Tuesday, November 16, 2010
Business or Town?
Most of the people who use that phrase, whether approvingly or damningly, haven’t personally worked in a college that was actually a business. I have -- you’ve heard of it -- and I can report confidently that it’s the wrong metaphor for the community colleges I know.
Having been in all three settings, I’m convinced that community college administration is much closer to town or municipal government than it is to for-profit business. If the place were run like a business, you’d know it.
Like a town, a community college has members with wildly disparate agendas and preferences. It has a myriad of missions, but no distinct bottom line. It has people who stick around forever, and people who are just passing through. It has multiple and conflicting power centers, some more powerful than others, and the most effective leaders are the ones who can get the various centers to work with each other towards common goals. It has some basics that need tending -- keeping the lights on, say -- but tremendous disagreement over priorities and resource allocation beyond that.
When the college has both tenure and unions, the likeness is that much stronger. A city manager can’t get rid of her most annoying constituents, and a dean can’t get rid of her most annoying faculty. If anything, the constituents tend to outlast the officeholders. There’s a certain line of authority, but the officeholder takes that literally at her own peril. Instead, the effective officeholders use their positions to help people achieve their various agendas, within the limits of multiple layers of law, chronically limited resources, and the realities of personalities.
As in politics, diplomacy matters here. The peremptory “my way or the highway” style that can work in certain business environments -- not all, certainly, but some -- tends to crash and burn here. People have long memories and thin skins; getting the climate to the point where discussions can be productive requires acknowledging both without getting paralyzed.
It’s easy to snark about municipal government -- and people do -- but the difference between a well-run city and a poorly-run one is dramatic. You notice it in any number of ways, from the efficacy of official channels in solving problems to the presence or absence of graft. There isn’t much glory in municipal management, but when it’s done right, things work. The trash gets picked up, the snow plowed, and the bills paid. When those things are done, citizens can focus on other things and use their creativity productively.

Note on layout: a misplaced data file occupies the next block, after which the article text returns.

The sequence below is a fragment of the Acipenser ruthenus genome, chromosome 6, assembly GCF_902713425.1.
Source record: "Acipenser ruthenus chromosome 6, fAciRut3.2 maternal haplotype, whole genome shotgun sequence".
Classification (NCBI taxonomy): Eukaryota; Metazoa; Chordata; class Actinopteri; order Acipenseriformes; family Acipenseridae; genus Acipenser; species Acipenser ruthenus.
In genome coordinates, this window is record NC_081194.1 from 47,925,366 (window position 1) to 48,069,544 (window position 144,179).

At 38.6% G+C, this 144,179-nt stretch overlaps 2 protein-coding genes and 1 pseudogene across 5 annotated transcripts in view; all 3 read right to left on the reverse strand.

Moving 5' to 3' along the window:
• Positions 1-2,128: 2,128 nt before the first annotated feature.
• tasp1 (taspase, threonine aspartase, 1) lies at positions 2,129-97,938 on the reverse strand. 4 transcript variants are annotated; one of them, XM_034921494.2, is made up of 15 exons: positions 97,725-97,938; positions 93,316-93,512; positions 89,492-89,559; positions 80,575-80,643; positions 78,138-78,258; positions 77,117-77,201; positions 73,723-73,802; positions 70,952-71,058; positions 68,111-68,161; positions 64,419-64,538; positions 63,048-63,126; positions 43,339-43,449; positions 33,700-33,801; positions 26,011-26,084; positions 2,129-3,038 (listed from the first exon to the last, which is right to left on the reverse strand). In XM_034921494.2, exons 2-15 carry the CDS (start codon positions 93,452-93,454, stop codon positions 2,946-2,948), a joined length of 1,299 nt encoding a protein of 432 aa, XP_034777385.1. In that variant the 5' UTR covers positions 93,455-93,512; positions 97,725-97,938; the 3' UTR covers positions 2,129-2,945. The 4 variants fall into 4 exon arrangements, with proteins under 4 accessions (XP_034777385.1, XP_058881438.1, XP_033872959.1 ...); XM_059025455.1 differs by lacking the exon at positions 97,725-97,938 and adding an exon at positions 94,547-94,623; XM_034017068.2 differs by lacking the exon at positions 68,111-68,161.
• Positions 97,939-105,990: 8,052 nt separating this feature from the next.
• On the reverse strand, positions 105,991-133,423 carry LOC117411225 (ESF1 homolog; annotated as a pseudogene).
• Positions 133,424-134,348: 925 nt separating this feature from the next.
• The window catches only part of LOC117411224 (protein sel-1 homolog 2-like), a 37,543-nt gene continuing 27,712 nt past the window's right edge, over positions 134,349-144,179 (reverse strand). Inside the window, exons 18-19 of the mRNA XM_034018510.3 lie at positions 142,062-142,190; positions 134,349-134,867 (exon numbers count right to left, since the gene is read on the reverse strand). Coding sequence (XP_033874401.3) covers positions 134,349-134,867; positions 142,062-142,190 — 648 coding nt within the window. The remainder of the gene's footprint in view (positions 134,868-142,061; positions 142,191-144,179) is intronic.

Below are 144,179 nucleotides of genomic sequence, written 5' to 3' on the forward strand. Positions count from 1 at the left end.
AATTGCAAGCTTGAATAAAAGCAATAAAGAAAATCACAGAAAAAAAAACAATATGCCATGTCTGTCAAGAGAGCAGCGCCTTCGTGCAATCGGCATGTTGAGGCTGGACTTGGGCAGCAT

If you try to run a city like a business, you’ll run into the basic contradictions pretty quickly. The same is true here. Yes, community colleges as a group have to be cost-conscious and budget-conscious, as to most cities and towns, but that’s not the same as running like a business. Businesses spend freely -- and without regard to “equality” -- to make even more. While most municipalities and most colleges would certainly welcome more money, and certainly pay attention to costs, making money isn’t the point.
Proprietary U was a business, and the differences were stark. Turnover was rapid, enrollment fluctuations were dramatic, and the academic calendar ran twelve months per year. Programs that didn’t cover their costs got eliminated. The idea of programmatic cross-subsidization, which is simply considered normal here, was verboten there. Making money was exactly the point.
The difference in metaphors matters, I think, because using the wrong metaphors leads to misunderstandings that generate unnecessary and unhelpful conflict. The best deans aren’t ruthless profit-maximizers, and they wouldn’t last long if they were; they’re local diplomats who balance all manner of conflicting pressures. The ones who can do that without forgetting the point of it all are valuable, even if inconspicuous. The good ones run colleges like the small cities that they are.
And frankly, even allowing for good intentions, I'd hate to go to school at a place where management was jumping to the tune of the stock market. I've worked in businesses where "long range planning" meant "next year", because anything further out than the next quarter's results was too far away to worry about.
In larger corporations, the board is often chosen by the CEO, but university and college boards are usually produced by a political process (elected or appointed) that can get "interesting".